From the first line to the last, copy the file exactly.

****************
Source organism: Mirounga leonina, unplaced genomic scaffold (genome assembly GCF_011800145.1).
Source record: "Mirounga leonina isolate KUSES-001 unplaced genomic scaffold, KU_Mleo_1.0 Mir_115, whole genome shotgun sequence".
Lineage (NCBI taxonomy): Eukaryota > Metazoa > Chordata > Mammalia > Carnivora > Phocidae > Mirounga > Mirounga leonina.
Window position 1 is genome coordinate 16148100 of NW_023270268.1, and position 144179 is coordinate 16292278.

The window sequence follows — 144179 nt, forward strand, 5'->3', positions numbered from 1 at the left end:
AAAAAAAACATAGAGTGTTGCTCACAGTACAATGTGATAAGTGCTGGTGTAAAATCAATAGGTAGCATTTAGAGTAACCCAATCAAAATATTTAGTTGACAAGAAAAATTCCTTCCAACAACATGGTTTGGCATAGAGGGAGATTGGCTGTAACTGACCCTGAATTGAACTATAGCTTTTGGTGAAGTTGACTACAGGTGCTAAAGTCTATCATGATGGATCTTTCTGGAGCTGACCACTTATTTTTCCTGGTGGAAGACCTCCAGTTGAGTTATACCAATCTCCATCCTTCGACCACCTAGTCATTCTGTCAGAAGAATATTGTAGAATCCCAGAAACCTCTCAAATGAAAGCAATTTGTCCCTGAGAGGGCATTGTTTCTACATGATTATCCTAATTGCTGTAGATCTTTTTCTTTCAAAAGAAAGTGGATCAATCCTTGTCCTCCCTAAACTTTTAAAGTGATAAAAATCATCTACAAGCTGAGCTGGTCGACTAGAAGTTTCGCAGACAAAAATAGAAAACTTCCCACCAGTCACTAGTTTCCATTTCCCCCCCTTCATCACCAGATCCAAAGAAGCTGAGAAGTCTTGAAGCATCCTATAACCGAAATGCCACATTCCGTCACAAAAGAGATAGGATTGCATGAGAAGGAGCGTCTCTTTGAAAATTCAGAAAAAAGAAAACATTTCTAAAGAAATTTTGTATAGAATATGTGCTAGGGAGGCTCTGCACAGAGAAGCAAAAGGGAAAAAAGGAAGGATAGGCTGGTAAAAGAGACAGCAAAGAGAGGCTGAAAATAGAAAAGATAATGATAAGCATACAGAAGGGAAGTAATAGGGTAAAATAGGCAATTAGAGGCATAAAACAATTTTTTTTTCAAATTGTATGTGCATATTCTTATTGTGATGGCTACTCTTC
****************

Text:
Source organism: Mirounga leonina, unplaced genomic scaffold (genome assembly GCF_011800145.1).
Source record: "Mirounga leonina isolate KUSES-001 unplaced genomic scaffold, KU_Mleo_1.0 Mir_115, whole genome shotgun sequence".
Lineage (NCBI taxonomy): Eukaryota > Metazoa > Chordata > Mammalia > Carnivora > Phocidae > Mirounga > Mirounga leonina.
Window position 1 is genome coordinate 16148100 of NW_023270268.1, and position 144179 is coordinate 16292278.

The window sequence follows — 144179 nt, forward strand, 5'->3', positions numbered from 1 at the left end:
AAAAAAAACATAGAGTGTTGCTCACAGTACAATGTGATAAGTGCTGGTGTAAAATCAATAGGTAGCATTTAGAGTAACCCAATCAAAATATTTAGTTGACAAGAAAAATTCCTTCCAACAACATGGTTTGGCATAGAGGGAGATTGGCTGTAACTGACCCTGAATTGAACTATAGCTTTTGGTGAAGTTGACTACAGGTGCTAAAGTCTATCATGATGGATCTTTCTGGAGCTGACCACTTATTTTTCCTGGTGGAAGACCTCCAGTTGAGTTATACCAATCTCCATCCTTCGACCACCTAGTCATTCTGTCAGAAGAATATTGTAGAATCCCAGAAACCTCTCAAATGAAAGCAATTTGTCCCTGAGAGGGCATTGTTTCTACATGATTATCCTAATTGCTGTAGATCTTTTTCTTTCAAAAGAAAGTGGATCAATCCTTGTCCTCCCTAAACTTTTAAAGTGATAAAAATCATCTACAAGCTGAGCTGGTCGACTAGAAGTTTCGCAGACAAAAATAGAAAACTTCCCACCAGTCACTAGTTTCCATTTCCCCCCCTTCATCACCAGATCCAAAGAAGCTGAGAAGTCTTGAAGCATCCTATAACCGAAATGCCACATTCCGTCACAAAAGAGATAGGATTGCATGAGAAGGAGCGTCTCTTTGAAAATTCAGAAAAAAGAAAACATTTCTAAAGAAATTTTGTATAGAATATGTGCTAGGGAGGCTCTGCACAGAGAAGCAAAAGGGAAAAAAGGAAGGATAGGCTGGTAAAAGAGACAGCAAAGAGAGGCTGAAAATAGAAAAGATAATGATAAGCATACAGAAGGGAAGTAATAGGGTAAAATAGGCAATTAGAGGCATAAAACAATTTTTTTTTCAAATTGTATGTGCATATTCTTATTGTGATGGCTACTCTTC